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From Steve Poole <spoole...@googlemail.com>
Subject Re: Snapshot Design Part II
Date Wed, 27 Jan 2010 15:47:07 GMT
On Wed, Jan 27, 2010 at 2:42 PM, Sonal Goyal <sonalgoyal4@gmail.com> wrote:

> Hi,
>
> My comments inline.
>
> Thanks and Regards,
> Sonal
>
>
> On Mon, Jan 25, 2010 at 9:22 PM, Steve Poole <spoole167@googlemail.com
> >wrote:
>
> > Let's explore the basic outline of this API.
> >
> > 1 - It is a VM side API. That is  - it is active on the running system.
> >
> > 2 - It is declarative.  That means , like SQL,  OQL or similar query
> > languages it is an API where the user describes what they want to have
> > happen. There are no call backs into user code for selection purposes.
> > The
> > reasoning behind this is:
> >
> > A) At the point where this collection process is triggered then JVM may
> be
> > in poor state - at least where running Java is concerned.
> >
> > B) A declarative form allows the JVM vendor to implement their solution
> at
> > what ever level they choose.
> >
> > C) Similarly,  larger execution optimisations can be made by the JVM.
> >
> > D) Having selection criteria written in Java could result in queries
> > altering that which is being queried. Ignoring the inefficiencies, there
> is
> > a risk there could be an infinite loop or deadlock.
> >
> > 3 - It is dynamic - in that the definition can generally be changed up
> > until
> > the time when the collection is triggered.  It is at least additive in
> that
> > applications may wish to register their specific selections to be dumped
> > and
> > these selections could be mutually exclusive.  In the event of having an
> >  "A
> > and Not B"  + "B and Not A" situation the API must resolve this into "A
> and
> > B"
> >
>
> The way I see it, the snapshot definition comprises of -
> a) When. Snapshot for OOM say.
> b) What. The selections. Start from root and collect x y z.
>
> Are we saying that both when and what can be dynamic? Or is it only the
> selections?
>
> Thats a good question.   Lets look at it the other way around.  If we said
that  all definitions had to be static and  be declared in some external
form before the JVM was started then life would be good for the JVM.
Knowing upfront exactly what could be dumped and when would enable lots of
optimization opportunities.   The downside is that you couldn't say at an
arbitary point in your code - "dump this".    May be we look at a middle
opportunity where most of the definition except the starting point is
predefined?   Maybe we need to consider adding annotations to classes to
provide the definitions..    I don't know the answer - its tied up in what
we want to see from a usecase and what could reasonably be implemented by a
JVM without taking too much of a performance impact.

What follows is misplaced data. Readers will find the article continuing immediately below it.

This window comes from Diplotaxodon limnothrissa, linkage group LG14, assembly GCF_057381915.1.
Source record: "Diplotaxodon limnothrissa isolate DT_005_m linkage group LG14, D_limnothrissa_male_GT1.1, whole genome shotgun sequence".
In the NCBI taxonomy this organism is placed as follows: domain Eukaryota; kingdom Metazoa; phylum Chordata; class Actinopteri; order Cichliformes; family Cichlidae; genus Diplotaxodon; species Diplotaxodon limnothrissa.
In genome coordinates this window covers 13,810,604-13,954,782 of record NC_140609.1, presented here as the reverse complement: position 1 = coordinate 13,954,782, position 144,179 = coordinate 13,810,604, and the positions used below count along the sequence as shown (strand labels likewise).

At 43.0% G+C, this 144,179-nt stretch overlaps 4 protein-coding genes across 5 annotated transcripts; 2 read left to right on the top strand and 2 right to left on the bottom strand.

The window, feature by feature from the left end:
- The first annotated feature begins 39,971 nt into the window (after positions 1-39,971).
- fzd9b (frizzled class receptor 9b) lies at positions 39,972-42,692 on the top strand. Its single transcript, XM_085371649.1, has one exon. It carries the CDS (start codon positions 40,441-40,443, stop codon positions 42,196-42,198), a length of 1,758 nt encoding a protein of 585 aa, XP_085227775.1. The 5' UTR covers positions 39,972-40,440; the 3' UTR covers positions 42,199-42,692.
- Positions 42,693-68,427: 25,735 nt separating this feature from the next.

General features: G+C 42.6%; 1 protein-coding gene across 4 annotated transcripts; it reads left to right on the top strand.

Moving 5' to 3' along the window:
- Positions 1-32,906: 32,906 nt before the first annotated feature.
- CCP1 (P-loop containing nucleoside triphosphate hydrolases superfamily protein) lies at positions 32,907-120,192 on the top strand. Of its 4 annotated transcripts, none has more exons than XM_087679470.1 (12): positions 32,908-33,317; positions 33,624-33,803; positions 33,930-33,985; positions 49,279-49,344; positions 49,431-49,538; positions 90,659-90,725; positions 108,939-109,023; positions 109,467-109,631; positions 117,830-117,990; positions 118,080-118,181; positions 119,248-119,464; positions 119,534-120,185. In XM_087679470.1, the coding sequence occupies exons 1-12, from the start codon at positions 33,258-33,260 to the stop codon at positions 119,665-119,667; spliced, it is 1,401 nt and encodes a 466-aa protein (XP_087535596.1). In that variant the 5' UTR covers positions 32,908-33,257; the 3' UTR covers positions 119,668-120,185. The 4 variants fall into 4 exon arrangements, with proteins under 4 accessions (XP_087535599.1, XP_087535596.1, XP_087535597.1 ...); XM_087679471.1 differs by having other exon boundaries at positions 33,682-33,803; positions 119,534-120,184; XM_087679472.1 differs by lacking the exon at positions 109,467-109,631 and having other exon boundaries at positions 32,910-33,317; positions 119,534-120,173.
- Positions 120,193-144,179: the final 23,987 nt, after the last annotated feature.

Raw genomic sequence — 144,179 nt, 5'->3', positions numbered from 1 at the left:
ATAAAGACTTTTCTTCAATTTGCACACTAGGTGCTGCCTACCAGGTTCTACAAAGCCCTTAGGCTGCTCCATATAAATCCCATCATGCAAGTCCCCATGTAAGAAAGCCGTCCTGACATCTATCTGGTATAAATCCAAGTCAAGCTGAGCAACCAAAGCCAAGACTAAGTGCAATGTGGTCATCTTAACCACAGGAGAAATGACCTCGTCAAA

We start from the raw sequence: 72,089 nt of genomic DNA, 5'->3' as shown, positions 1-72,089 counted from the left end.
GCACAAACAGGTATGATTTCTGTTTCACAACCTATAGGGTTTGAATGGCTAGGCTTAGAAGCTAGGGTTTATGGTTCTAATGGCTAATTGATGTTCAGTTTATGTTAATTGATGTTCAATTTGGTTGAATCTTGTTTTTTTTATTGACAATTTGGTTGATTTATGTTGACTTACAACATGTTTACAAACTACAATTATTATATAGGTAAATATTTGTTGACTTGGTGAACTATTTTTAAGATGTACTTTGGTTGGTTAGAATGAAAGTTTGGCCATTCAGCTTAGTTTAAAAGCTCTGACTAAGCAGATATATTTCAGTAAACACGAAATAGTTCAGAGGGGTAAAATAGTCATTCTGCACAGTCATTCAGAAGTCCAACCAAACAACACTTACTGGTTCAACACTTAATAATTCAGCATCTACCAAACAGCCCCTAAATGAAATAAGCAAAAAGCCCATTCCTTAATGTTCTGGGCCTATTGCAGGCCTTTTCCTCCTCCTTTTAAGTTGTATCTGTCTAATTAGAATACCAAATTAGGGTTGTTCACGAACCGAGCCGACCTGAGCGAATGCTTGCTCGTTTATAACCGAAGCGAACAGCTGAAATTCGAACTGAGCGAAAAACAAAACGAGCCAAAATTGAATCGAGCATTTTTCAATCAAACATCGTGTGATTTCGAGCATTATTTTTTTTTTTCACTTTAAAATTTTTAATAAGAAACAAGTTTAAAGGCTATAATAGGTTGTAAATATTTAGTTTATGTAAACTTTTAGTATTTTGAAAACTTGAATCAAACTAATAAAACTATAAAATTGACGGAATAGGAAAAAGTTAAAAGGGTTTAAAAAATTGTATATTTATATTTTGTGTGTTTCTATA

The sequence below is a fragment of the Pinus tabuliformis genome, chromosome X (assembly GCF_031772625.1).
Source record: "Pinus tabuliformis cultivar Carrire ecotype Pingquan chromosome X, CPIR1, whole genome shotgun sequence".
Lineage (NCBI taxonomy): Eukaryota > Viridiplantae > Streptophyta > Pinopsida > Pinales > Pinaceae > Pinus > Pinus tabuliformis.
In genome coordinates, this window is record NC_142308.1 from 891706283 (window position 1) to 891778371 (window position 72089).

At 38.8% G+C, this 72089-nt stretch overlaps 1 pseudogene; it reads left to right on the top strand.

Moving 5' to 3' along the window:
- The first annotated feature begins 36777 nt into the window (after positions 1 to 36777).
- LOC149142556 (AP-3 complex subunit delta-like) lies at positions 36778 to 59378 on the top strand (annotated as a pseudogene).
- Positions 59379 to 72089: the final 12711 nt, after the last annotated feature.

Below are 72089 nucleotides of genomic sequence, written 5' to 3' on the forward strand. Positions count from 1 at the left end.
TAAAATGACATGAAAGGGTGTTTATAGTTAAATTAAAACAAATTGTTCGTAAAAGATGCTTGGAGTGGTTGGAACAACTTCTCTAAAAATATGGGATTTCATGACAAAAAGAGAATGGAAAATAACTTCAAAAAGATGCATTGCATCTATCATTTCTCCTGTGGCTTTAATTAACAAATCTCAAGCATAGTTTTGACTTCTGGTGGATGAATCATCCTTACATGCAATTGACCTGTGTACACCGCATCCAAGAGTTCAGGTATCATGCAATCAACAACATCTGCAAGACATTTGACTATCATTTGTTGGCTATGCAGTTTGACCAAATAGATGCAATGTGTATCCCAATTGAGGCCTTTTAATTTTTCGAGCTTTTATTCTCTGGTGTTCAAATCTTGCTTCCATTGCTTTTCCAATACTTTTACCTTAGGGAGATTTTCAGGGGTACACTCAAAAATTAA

>
> > 4 - Multiple instances of the snapshot definition can be created and in
> > progress at the same time.
> >
> > 5 - Definitions  have a mechanism to allow then to define when they would
> > be
> > triggered. This would cover particular failure events such as exceptions.
> >
>
> We may also want to define periodic snapshots, time based triggers.
>
> >
> > 6 -  There would be some concept of a default snapshot that would be
> > triggered by the JVM on a failing condition such as Out of Memory.
> >
> > 7 - The selection process  that chooses what would be in the dump has to
> > have at least three component parts
> >
> > A) A way to define a starting point - this could be a starting object,
> > class,  thread , class loader or even the heap.
> >
> > B) A way to define what should be collected and at what level of
> > representation. By package, by classloader ,  matching super/subclasses,
> > implements an interface etc.   When reporting an object what gets
> reported
> > -
> > all fields, object references (ie some unique id)  , array sizes , array
> > contents etc?
> >
> > C) A way to define range and direction.  Consider whats happens if you
> > wanted to get all objects of a type that were contained in a Map.   At
> the
> > API level a Map is a single idea: at the implementation level its a
> > collection of objects.  When searching for an instance the search needs
> to
> > either have an understanding of logical structures or just be constrained
> > to
> > a number of hops in navigating object relationships.  Maybe both.
>  Consider
> > also if you wanted to dump all the threads, their stacks and list the
> > object
> > references (unique ids) they contain.   That's a different axis to the
> > "walk
> > the heap" process.
> >
> > 8 - The API should probably cater for the situation where the selection
> > requirements need to be provided to the JVM on start up.  This may be due
> > to
> > performance issues or because we identify an entity or situation that can
> > only be reached during startup.  I don't have an example at this point
> but
> > I
> > do want to mention the possibility.
> >
> >
> > 9) Execution time performance of this API is critical  - the design must
> > offer the implementer the option of ahead of time compilation for these
> > selections.
> >
> > 10) It needs to be at the appropriate level.   Its easy to see that there
> > are some likely scenarios for this API which will require that all
> objects
> > in the heap are visited.   For instance if you wanted to get a list of
> the
> > objects that had a reference to some other object.    Traversing the heap
> > for JVMs is a standard activity.  It doesn't seem that difficult to
> imagine
> > a JVMTI extension or equivalent that could provide a callback mechanism
> for
> > each live object found.   On the other hand we don't want to "just" or
> > maybe
> > "even" provide a C level API since that would constrain the JVM and/or
> the
> > JIT options for optimization.
> >
> >
> > Steve
> >
>



-- 
Steve

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